Hollywood has become adroit at making the everyday feel spectacular and entertaining. 2014's Dawn of the Planet of the Apes was the most fun I've had watching humans and apes repair a dam, while Interstellar somehow kept us rapt through history's longest long-distance flight. But there's one task we humans do every day that even the best directors struggle to film without sending the audience into a trance: computing.
Last month I had a chance to see an early screening of Blackhat, the upcoming Michael Mann thriller about a hacker released from prison under a bold promise: find the cyber criminal fomenting global chaos and earn your freedom. The good guy hacker played by Chris Hemsworth, also known as Thor, dwarfs every laptop in the movie; when writing code, his fingers don't tap, they pile drive.
Hemsworth's casting, goofy as it looks, charmingly plays against computer nerd stereotypes. His meaty frame can hardly be blamed for the tediousness of watching him or anyone else in the film do glorified office work.
According to a report from 2013, the average American spends five hours a day looking at a computer, tablet, or phone and that number is trending upwards. That may explain in small part why it's so tedious to spend another minute watching someone else do the same. But I suspect a handful of other reasons compound to inspire our disinterest in gazing at impossibly beautiful people typing on all-too-mundane hardware.
Hemsworth's casting plays against computer nerd stereotypes
Hardware is designed to be operated and enjoyed by a party of one. Our daily experience on the internet requires a bit of imagination, like reading a book, where the two-dimensional representation of the world on our screen becomes a serviceable stand-on for the real world. Which is to say while I'm not working at the office today, programs like Gmail and Slack and Twitter and YouTube make it feel like I kind of, sort of am. The magic mostly happens in my head — not a place you can film.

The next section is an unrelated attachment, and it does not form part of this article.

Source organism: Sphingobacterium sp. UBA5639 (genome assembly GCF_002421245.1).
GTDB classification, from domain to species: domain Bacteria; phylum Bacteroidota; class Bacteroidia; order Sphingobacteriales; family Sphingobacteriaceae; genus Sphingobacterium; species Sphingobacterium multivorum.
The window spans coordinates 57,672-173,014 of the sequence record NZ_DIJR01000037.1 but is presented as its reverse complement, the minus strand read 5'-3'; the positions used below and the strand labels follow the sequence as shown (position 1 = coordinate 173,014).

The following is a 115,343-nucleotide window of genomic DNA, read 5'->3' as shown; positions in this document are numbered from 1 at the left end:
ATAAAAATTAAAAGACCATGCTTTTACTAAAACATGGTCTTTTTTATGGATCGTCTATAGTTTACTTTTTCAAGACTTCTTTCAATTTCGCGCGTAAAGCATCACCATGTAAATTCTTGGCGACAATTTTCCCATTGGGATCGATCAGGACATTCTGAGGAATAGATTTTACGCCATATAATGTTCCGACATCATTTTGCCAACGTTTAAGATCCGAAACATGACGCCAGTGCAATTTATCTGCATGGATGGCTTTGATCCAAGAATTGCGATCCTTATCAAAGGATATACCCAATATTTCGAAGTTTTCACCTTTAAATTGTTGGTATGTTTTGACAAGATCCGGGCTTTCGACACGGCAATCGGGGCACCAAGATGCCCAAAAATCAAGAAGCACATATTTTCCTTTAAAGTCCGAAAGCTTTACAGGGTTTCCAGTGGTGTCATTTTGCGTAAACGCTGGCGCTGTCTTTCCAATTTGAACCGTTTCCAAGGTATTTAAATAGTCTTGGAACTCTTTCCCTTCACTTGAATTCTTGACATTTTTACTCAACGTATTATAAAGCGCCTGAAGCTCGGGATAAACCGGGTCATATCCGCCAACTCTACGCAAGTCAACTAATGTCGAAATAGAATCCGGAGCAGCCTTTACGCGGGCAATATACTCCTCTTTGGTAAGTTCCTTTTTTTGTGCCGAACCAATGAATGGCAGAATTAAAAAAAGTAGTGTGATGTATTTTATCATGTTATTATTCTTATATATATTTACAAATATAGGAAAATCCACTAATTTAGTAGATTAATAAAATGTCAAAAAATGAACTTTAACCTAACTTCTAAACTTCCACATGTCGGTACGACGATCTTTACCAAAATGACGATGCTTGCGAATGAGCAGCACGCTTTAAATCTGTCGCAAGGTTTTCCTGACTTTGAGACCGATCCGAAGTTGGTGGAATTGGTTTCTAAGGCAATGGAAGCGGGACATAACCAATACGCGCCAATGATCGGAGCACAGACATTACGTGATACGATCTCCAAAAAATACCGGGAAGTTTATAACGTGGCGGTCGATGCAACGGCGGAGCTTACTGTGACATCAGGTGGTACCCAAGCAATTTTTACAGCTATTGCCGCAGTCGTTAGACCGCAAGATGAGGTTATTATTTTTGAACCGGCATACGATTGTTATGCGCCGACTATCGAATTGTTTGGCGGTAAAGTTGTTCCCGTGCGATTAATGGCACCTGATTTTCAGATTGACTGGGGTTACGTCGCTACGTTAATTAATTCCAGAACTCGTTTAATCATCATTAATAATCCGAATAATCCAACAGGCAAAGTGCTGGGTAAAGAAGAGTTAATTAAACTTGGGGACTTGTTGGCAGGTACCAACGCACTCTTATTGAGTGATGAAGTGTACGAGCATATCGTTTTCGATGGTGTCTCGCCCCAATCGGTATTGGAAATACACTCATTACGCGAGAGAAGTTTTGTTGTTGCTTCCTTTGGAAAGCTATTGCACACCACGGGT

And so film has struggled to capture that sensation of connectivity. Not for lack of trying. Some films take the gutsy move of making the imaginary world inside our computers real, creating a tangible space for the characters to stroll about. The style fits most naturally in films about virtual reality, like The Lawnmower Man. The Matrix had its own memorable take on this, too.
Blackhat uses the more traditional method for signifying the importance of computing: frenetic editing, ultra close-ups, and a hard drive full of computer animation. In the early minutes of the film, an unknown hacker launches an attack on a Chinese nuclear power plant. A keystroke sends the camera through the keyboard's casing, through a jumble of wires, across the motherboard, into the CPU, and over miniature mountains of silicon — at least, I think that's what I saw. It's an action sequence, played out in nano scale on familiar hardware that up close looks alien. The effect is entrancing at first, but much less so the second time.
The third time a hacker sits at a computer, the film gives up on the charade, and goes with the de facto shot of men and women brooding at their desk, intercut with close-ups of pixelated monitors. By the second act, most of the computers have been exchanged for guns, so Chris Hemsworth and his crew can start kicking ass in the real world with their perfectly fitted clothes and groomed hair fluttering in the wind. It was always curious for Mann, whose digital photography skillfully captures the beauty of ordinary cosmopolitan office complexes and downtown clubs, to make a movie about computers. The best "hacking" scene in the film involves some creative use of a stolen vehicle and disguise — no keyboards required.
There are two rules taught on the first day of every film program: "show, don't tell" and "people like watching people." Blackhat never manages to pat its head and rub its belly at the same time. We're either blasting through the cavernous interior of the computer or watching Thor flex, grimace, and shoot. But it's not the first film to have this problem. There's simply no established way to show what's happening in the real world, on the monitor, and that intangible space between them.
I mentioned Dawn of the Planet of the Apes, a film set in a world hungry for electricity. Restoring the dam is visceral and practical, a task with visible results. Once the power returns to the huddle of survivors, a grizzled Gary Oldman turns on his tablet to look at photos of his lost family. It's an emotional moment spent looking at a screen; I couldn't wait for it to end.